Sean Sandefur

Reporter

A photographer by trade, Sean got his feet wet in broadcast news as an intern at St. Louis Public Radio. It is here, he says, where he caught "the NPR bug."

A graduate of Webster University in St. Louis, Mo., Sean joined KMUW in January of 2014.

He often covers the intersection of government and citizenry. His story about chemical contamination in a west Wichita neighborhood won a national Society of Professional Journalists award for investigative journalism. His coverage of Wichita's "No Ferguson Here" movement won a regional Edward R. Murrow Award for hard news.

Sean also has experience in television, completing an internship at KTTC-TV in Rochester, Minn., where he covered massive flood damage as a multimedia journalist.

Outside of work, Sean has an addiction to baseball and has a cat named after his literary hero, Huckleberry Finn.

Ways to Connect

Doug Kerr / Flickr Creative Commons

The outlook of $2.1 billion worth of highway revenue bonds in Kansas has changed from stable to negative, according to a report from the bond rating service Moody’s Investors Service.

Steven Depolo / flickr Creative Commons

An organization that wants to lift the 3.2 alcohol limit for grocery stores and gas stations thinks they’ve got a plan that may help provide millions of dollars for the cash-strapped Kansas Legislature.

The group wants to push through legislation allowing grocery stores to buy full liquor licenses directly from the state, and for convenience stores like Quik Trip to purchase licenses to sell full-strength beer.

Jessica Lucas, a spokesperson for Uncork Kansas, says the plan would generate about $40 million, with some licenses going for as much as $200,000.

wichita.edu

Wichita State University held an entrepreneurship conference on Thursday at the Hyatt Regency downtown. The event featured several speakers who outlined the data behind startup businesses both large and small.

weather.gov

The American Red Cross is prepared for the possibility of severe weather this afternoon. As KMUW’s Sean Sandefur reports, the state has 700 volunteers who handle disasters.

Twenty-five years ago an F5 tornado ripped through Andover and Haysville, killing 17 people. Today there is a threat of another massive spring storm.

Michelle Jantz, director of the Midway Kansas Red Cross, says her organization has hundreds of volunteers ready to respond to disasters in Kansas and throughout the Kansas/Nebraska and Southwest Iowa region.

Sean Sandefur / KMUW

Sedgwick County Commissioner Karl Peterjohn is up for re-election this year, and he could have a potential challenger in Goddard Mayor Marcey Gregory.

401(K) 2012 / Flickr Creative Commons

The City of Wichita waives millions of dollars in tax revenue each year in the name of economic development. It’s called tax abatement, and it allows private companies to forgo certain tax burdens for a set amount of years. The plan is to help businesses expand, improve and hire more staff. Tax abatements are a common practice in cities across the country. KMUW’s Sean Sandefur explores how these incentives work, and whether they’re effective.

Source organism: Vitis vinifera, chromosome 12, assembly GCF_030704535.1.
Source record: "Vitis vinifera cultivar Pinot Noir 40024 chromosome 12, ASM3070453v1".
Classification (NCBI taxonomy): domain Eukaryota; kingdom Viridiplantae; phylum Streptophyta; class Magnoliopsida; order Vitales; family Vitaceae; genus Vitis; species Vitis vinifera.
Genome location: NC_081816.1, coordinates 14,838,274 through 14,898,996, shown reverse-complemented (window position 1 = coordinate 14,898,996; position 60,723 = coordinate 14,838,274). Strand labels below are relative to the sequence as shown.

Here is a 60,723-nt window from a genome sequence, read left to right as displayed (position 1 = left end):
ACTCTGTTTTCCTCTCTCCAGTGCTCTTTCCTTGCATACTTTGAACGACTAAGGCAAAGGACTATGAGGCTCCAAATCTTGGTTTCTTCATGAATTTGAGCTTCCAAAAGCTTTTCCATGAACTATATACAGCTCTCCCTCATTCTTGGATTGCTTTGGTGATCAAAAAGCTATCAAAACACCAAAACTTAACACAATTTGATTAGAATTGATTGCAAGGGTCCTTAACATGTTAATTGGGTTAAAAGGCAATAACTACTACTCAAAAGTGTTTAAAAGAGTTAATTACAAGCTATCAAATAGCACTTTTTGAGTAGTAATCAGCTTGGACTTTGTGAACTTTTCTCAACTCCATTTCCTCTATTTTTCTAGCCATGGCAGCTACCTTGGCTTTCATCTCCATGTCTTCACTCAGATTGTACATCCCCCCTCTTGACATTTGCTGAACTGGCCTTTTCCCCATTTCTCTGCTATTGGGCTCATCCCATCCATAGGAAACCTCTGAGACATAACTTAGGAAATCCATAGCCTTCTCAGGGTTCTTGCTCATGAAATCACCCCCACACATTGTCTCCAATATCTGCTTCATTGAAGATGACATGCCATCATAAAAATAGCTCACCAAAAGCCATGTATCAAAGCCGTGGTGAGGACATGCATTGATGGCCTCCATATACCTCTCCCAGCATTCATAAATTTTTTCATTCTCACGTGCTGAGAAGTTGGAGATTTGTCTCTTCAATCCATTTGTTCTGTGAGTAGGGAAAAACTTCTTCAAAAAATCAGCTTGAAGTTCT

wichita.hyatt.com

The City of Wichita is looking to sell the Hyatt Regency Hotel, which sits at the banks of the Arkansas River downtown.

The city acquired the hotel for more than $18 million in 2001, when the original developers were looking to sell the property. The city was concerned that the flagship “Hyatt” name would be rebranded under a less-notable company.

City officials say they are now ready to see what the hotel can fetch on the open market.

Tony Webster / Flickr Creative Commons

Wichita City Council members have approved a new ordinance regulating massage therapists and businesses.

The city hopes the regulations will eliminate illegal activity.

The Wichita Police Department began investigated massage parlors in 2014 after the city received complaints about possible prostitution.

Adam Moss / Flickr Creative Commons

Amtrak service is returning to Wichita for the first time since 1979. The company has announced new bus routes to both Newton and Oklahoma City.

According to Amtrak, the last time one of their trains had direct service to Wichita was in 1979, when the Lone Star route traveled from Houston to Chicago. Those hoping for train service to come back will have to settle for a bus.

The company announced two bus routes will connect Wichita to the Southwest Chief train, which rolls through Newton, and the Heartland Flyer, which goes through Oklahoma City.

Flazingo Photos, flickr Creative Commons

The Kansas Department of Labor has released its jobs report for March. The state’s seasonally adjusted unemployment rate came in at 3.9 percent, slightly lower than February’s 4 percent.

The unemployment rate for March was also lower than March of 2015, which recorded a rate of 4.3 percent. That’s a growth of nearly 23,000 jobs, according to the Kansas Department of Labor.

The report also states that 2,500 non-farm jobs were created from February to March, most of which was seen in private sector areas like trade, transportation and utilities.

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